Establishing a powerful brand takes a lot of years and hard work. Sometimes businesses actually undermine their own branding efforts. Promotional Consultant Today passes along these must-avoid branding pitfalls, as shared by blogger Brad Shorr.
1. Give sales reps free reign. Giving sales reps free reign to articulate their own value propositions and produce their own sales collateral results in a reign of terror, at least as far as branding is concerned. Branding is all about consistency and repetition. But if left to their own devices, no two sales reps will portray their firm exactly the same way. Sales reps are powerful brand communicators, but the messaging must be orchestrated. Otherwise, the market will never get a clear understanding of what the brand represents.
2. Push too many benefits. The more things a business asks people to remember, the fewer things people will remember. Not many firms have the courage to let it all ride on the one or two benefits that really differentiate it. It feels a lot safer to work every conceivable benefit into the messaging, based on the idea that by doing so, something will appeal to somebody. But firms that promote too many benefits damage their brands in two ways. First, they undermine their credibility by overstating their case. Second, they convey a value proposition that’s too big to get your head around and too hard to remember.
3. Pursue too many market segments. Wal-Mart hasn’t gone after the country club crowd, but it doesn’t seem to be hurting their business. Many firms feel that focusing on a particular market segment is limiting, but in fact, the opposite is true. Focusing on a well-defined niche liberates a firm to speak purely and powerfully to an audience that cares about what the brand stands for. For most small and midsize firms, it’s far more practical and fruitful to be a big brand in a small pond than a tiny brand in an ocean.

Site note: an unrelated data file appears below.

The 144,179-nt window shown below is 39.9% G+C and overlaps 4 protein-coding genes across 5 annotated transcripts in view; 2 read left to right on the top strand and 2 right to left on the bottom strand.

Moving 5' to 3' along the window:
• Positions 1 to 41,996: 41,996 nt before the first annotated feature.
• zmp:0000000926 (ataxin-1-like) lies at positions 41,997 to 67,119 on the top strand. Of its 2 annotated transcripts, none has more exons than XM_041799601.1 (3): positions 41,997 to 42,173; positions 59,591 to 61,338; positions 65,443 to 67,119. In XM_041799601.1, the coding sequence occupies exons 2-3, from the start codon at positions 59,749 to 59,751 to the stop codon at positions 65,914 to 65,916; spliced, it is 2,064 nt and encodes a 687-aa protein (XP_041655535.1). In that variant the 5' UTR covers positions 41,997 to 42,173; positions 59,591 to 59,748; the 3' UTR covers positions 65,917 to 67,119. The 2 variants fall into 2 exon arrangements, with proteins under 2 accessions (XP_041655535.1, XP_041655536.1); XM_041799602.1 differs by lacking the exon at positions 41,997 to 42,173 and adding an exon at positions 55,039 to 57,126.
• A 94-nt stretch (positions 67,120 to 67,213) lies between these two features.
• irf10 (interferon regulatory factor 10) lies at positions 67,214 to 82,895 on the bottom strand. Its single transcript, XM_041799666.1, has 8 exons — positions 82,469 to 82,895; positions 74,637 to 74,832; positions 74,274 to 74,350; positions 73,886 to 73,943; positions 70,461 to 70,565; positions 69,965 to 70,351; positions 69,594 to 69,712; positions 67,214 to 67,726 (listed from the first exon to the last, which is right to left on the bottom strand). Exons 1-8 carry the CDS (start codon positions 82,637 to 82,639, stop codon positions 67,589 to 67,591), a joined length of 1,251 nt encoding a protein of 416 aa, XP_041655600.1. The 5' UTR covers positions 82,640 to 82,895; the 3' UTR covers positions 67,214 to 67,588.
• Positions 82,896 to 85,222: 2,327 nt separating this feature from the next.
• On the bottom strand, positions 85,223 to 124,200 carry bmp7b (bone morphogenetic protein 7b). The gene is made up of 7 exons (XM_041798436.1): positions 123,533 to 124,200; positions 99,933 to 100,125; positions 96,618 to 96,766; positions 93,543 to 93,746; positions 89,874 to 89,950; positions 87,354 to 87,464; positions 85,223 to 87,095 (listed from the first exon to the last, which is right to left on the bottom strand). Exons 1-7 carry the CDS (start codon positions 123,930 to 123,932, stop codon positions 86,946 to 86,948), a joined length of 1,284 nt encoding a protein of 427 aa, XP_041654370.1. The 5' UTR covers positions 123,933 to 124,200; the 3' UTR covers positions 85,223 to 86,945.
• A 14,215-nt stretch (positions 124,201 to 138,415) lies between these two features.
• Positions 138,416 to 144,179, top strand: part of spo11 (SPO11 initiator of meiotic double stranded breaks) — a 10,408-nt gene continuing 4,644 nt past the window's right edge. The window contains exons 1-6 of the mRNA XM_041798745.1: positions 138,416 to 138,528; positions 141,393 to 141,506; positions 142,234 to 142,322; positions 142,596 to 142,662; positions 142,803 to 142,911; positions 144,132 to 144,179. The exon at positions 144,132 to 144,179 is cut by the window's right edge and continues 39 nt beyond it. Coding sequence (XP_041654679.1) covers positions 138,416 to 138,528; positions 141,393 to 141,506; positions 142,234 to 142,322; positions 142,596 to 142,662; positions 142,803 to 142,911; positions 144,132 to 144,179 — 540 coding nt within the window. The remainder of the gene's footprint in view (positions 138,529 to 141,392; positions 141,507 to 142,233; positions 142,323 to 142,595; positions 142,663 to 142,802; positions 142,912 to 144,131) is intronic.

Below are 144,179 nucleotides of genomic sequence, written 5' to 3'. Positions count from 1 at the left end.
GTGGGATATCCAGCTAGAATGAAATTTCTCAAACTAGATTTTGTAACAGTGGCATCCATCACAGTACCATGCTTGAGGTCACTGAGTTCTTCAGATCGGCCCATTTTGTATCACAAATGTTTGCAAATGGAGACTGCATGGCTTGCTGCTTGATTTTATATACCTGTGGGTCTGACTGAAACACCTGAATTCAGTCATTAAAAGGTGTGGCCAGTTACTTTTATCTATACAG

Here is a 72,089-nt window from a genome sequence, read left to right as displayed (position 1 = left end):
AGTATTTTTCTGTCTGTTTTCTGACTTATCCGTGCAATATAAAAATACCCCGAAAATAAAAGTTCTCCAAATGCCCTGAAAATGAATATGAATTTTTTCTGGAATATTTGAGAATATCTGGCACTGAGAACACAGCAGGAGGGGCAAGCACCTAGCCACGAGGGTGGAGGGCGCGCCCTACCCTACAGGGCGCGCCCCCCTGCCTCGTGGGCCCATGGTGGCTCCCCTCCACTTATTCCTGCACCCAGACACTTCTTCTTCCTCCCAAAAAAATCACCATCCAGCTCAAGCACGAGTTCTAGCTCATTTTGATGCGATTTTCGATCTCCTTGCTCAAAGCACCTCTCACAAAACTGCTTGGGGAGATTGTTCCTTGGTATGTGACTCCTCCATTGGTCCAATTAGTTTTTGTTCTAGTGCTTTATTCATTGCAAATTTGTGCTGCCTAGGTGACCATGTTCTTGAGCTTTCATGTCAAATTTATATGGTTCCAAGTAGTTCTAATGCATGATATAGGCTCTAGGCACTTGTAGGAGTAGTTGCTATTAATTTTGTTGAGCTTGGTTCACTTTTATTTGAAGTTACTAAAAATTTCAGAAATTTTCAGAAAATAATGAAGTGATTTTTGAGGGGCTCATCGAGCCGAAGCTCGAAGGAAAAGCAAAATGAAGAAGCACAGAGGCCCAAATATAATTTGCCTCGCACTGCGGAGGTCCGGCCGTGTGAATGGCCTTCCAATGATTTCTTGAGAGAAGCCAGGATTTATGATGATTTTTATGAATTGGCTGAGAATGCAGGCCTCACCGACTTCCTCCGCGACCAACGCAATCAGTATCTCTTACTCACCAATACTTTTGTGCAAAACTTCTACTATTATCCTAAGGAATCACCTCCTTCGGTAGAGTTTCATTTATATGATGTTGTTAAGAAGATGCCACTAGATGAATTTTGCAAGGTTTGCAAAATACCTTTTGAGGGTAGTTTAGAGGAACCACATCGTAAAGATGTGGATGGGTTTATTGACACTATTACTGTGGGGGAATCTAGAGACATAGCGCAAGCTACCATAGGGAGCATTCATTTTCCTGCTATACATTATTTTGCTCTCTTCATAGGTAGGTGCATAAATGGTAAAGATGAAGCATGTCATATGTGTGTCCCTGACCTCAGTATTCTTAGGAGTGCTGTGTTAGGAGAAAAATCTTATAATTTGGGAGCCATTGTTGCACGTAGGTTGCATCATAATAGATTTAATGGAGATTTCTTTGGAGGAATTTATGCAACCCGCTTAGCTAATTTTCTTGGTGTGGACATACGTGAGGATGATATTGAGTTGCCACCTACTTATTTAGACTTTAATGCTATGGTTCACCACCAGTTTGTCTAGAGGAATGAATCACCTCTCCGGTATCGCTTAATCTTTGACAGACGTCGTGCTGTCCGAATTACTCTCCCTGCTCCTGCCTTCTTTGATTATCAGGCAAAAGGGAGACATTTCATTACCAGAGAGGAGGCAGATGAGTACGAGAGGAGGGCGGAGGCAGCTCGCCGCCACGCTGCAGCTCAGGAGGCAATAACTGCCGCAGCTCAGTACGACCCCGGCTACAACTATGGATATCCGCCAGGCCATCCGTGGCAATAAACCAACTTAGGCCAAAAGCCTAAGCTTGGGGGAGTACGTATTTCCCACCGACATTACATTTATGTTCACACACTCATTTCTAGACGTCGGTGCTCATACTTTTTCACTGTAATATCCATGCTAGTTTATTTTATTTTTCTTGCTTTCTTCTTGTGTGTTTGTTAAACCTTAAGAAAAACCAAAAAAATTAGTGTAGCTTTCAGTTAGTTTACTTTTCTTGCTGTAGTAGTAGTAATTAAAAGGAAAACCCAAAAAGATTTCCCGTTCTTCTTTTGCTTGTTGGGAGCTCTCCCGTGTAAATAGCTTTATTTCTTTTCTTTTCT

4. Change focus too often. This is kind of the opposite of No. 2. Have you ever seen one of those companies that pushes low prices one month, great customer service the next month and innovative solutions the month after that? How can a brand like that have any meaning at all? A couple of things cause this type of tail-chasing. One is jumping on anecdotal evidence: We got a huge customer because of our service, so let’s push the hell out of service. Another is obsessing over market trends: Everybody is pushing innovation, so we had better push it, too. Yes, brands must adapt, but they must have rock-like qualities as well, or their meaning will disappear into the wind.
Source: Brad Shorr is director of content & social media for Straight North, a Chicago internet marketing agency. He has also worked as a freelancer and in-house for a middle market B2B firm, giving him a broad perspective on marketing and general business issues. His articles on social media, copywriting and marketing strategy have appeared on industry-leading sites including Smashing Magazine, Six Revisions and Search Engine Journal.